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MIKE BOWLER: Inside The Baltimore Test Score Rally

48208152 Mike Bowler gives us the inside scoop on yesterday's wildly enthusiastic test score results bash at Abbotston Elementary in Baltimore, held to trumpet the city’s performance on the 2009 Maryland School Assessment:

"In all my nearly 40 years observing the Baltimore City school system I never saw the likes of yesterday's love-in at Abbottston Elementary School.

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Bowler, continued:

Everyone who is anyone was there — the district CEO, the mayor, the governor, the state schools superintendent, the school board, half of the City Council, numerous state senators and delegates, city school principals, union types, PTA types, the nonprofit “partners,” the foundations.

Six TV cameras recorded the event. Edie House, the district’s public relations person, festooned the stage with flowers.

There was some dispute about just how the main attraction, Secretary of Education Arne Duncan, ended up at the event. Governor O'Malley said that Duncan wanted to come to Baltimore “when he heard about these test scores.” Sources say CEO Andres A. Alonso actually proffered the invitation.

Either way, the Abbottston auditorium was packed. District buses transported folks in from headquarters on North Avenue just to make sure.

Abbottston has a checkered history. It was the first pilot school of Success for All in 1987, though the program didn't last. Then, about five years ago, the city wanted to close the school but community protests kept it alive.

On Tuesday, news came out that every student at the school had scored proficient or advanced on the Maryland tests. A huge accomplishment given the givens. Good reason for celebration.  And celebrate they did! Standing ovations. Emotional speeches. Bromides from the famous. State Superintendent Nancy Grasmick announced that the city has been removed from the state NCLB “corrective action” list. Huge applause! Mayor Sheila Dixon, a product of city schools, got her biggest applause at the beginning: “Make sure this is the lead story in the Baltimore Sun tomorrow!” (It was the off-lede.) Only Duncan seemed a little flat.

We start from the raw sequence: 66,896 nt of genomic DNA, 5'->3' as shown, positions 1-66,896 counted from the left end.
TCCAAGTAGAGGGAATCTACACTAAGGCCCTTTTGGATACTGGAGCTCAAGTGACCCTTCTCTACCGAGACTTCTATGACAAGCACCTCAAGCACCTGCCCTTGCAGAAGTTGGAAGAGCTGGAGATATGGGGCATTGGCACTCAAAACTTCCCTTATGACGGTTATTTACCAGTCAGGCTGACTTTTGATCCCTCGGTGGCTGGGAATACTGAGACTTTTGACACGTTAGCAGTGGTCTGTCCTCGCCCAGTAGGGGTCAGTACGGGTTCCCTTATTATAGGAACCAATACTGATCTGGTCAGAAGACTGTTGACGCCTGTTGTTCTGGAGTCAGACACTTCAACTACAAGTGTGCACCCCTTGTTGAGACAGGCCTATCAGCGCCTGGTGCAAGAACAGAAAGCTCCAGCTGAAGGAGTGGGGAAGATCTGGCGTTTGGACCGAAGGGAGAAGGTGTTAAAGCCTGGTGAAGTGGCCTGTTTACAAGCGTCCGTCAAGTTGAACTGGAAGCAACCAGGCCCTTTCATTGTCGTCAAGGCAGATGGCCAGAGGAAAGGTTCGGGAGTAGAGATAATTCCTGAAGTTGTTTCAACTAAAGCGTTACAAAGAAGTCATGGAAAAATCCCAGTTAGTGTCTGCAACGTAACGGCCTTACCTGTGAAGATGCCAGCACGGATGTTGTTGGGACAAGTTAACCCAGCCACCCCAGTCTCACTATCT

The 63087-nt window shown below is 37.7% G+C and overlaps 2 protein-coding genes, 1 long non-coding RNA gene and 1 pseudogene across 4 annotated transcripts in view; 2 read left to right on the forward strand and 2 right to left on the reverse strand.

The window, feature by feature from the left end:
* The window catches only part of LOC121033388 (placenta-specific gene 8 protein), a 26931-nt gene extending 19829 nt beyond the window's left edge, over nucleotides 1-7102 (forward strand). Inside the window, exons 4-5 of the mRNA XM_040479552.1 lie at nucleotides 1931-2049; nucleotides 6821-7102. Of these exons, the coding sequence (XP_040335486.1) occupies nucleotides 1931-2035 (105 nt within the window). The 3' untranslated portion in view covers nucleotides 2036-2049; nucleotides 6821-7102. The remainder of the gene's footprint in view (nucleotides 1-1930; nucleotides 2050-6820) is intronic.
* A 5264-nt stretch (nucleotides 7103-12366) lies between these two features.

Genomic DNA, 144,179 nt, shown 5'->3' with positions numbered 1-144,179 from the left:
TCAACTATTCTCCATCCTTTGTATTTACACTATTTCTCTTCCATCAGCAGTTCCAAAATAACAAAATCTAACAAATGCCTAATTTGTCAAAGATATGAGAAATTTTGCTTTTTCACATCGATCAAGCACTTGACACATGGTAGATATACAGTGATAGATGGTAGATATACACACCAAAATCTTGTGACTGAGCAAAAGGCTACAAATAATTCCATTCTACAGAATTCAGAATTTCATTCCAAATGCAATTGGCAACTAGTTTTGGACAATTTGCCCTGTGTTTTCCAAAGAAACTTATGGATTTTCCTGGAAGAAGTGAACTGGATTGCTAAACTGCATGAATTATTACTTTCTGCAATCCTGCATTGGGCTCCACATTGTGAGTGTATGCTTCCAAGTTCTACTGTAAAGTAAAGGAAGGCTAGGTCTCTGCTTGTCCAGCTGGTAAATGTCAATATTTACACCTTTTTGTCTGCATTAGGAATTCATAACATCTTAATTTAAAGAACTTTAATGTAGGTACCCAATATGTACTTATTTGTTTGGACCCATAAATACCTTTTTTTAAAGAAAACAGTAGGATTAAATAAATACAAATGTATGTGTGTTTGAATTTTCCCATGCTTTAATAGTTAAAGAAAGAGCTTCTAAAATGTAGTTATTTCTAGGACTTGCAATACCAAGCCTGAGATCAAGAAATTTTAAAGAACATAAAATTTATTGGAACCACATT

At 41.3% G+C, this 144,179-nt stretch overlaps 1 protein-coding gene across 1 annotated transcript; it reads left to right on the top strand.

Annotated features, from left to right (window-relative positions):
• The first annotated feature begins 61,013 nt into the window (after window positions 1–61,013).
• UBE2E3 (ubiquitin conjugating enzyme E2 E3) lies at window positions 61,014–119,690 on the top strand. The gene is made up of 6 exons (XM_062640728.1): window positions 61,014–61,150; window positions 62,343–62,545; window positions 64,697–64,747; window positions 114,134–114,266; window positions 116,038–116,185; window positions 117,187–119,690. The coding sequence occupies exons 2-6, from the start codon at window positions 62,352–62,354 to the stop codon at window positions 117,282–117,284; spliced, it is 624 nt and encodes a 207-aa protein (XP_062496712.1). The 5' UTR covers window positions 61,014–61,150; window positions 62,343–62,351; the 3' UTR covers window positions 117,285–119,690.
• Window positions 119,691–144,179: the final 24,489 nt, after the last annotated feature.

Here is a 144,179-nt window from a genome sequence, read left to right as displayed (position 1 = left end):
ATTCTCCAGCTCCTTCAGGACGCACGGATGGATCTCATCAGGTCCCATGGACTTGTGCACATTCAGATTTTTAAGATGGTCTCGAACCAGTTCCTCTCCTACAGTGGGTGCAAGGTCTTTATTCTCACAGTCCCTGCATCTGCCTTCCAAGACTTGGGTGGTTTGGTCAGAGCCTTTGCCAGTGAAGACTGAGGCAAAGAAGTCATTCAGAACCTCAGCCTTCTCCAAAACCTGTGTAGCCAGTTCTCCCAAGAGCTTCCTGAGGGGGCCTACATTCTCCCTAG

No doubt, the city has pulled things together in recent years. The number of students exceeding the state reading standard increased by 92 percent over the last two years, and the number of students exceeding the state math standard increased by 107 percent. All this apparently without any of the standards-lowering that other states have engaged in.

The district still ranks near the bottom of Maryland's 24 districts. But it’s worth celebrating.

"Without celebration, we lose our sense of community,” said Alonso.


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"The district still ranks near the bottom of Maryland's 24 districts. But it’s worth celebrating."

Who's conning who? Whatever happened to the aspiration, "No child left behind"?

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